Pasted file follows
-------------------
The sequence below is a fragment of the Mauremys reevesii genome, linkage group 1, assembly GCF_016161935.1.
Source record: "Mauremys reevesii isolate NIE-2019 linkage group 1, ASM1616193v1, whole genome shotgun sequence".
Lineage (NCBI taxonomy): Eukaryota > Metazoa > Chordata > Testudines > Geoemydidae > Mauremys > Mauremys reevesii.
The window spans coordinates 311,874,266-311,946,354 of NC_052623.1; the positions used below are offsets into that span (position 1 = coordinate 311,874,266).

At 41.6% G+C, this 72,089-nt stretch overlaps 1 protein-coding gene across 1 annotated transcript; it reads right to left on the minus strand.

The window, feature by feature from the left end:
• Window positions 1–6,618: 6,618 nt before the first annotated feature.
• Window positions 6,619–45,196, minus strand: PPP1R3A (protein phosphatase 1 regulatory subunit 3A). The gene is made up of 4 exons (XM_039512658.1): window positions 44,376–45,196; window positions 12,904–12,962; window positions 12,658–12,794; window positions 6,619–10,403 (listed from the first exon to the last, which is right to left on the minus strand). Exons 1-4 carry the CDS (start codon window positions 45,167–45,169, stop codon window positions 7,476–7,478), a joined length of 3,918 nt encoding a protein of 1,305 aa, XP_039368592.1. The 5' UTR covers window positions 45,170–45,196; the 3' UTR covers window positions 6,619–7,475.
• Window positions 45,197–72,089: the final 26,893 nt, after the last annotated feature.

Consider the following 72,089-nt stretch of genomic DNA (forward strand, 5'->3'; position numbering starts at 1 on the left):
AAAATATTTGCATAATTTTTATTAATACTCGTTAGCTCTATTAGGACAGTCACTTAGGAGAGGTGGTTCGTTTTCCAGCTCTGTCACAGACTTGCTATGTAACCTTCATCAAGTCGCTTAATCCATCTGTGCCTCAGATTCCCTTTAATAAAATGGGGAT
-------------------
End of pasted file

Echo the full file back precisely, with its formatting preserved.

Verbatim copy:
The sequence below is a fragment of the Mauremys reevesii genome, linkage group 1, assembly GCF_016161935.1.
Source record: "Mauremys reevesii isolate NIE-2019 linkage group 1, ASM1616193v1, whole genome shotgun sequence".
Lineage (NCBI taxonomy): Eukaryota > Metazoa > Chordata > Testudines > Geoemydidae > Mauremys > Mauremys reevesii.
The window spans coordinates 311,874,266-311,946,354 of NC_052623.1; the positions used below are offsets into that span (position 1 = coordinate 311,874,266).

At 41.6% G+C, this 72,089-nt stretch overlaps 1 protein-coding gene across 1 annotated transcript; it reads right to left on the minus strand.

The window, feature by feature from the left end:
• Window positions 1–6,618: 6,618 nt before the first annotated feature.
• Window positions 6,619–45,196, minus strand: PPP1R3A (protein phosphatase 1 regulatory subunit 3A). The gene is made up of 4 exons (XM_039512658.1): window positions 44,376–45,196; window positions 12,904–12,962; window positions 12,658–12,794; window positions 6,619–10,403 (listed from the first exon to the last, which is right to left on the minus strand). Exons 1-4 carry the CDS (start codon window positions 45,167–45,169, stop codon window positions 7,476–7,478), a joined length of 3,918 nt encoding a protein of 1,305 aa, XP_039368592.1. The 5' UTR covers window positions 45,170–45,196; the 3' UTR covers window positions 6,619–7,475.
• Window positions 45,197–72,089: the final 26,893 nt, after the last annotated feature.

Consider the following 72,089-nt stretch of genomic DNA (forward strand, 5'->3'; position numbering starts at 1 on the left):
AAAATATTTGCATAATTTTTATTAATACTCGTTAGCTCTATTAGGACAGTCACTTAGGAGAGGTGGTTCGTTTTCCAGCTCTGTCACAGACTTGCTATGTAACCTTCATCAAGTCGCTTAATCCATCTGTGCCTCAGATTCCCTTTAATAAAATGGGGAT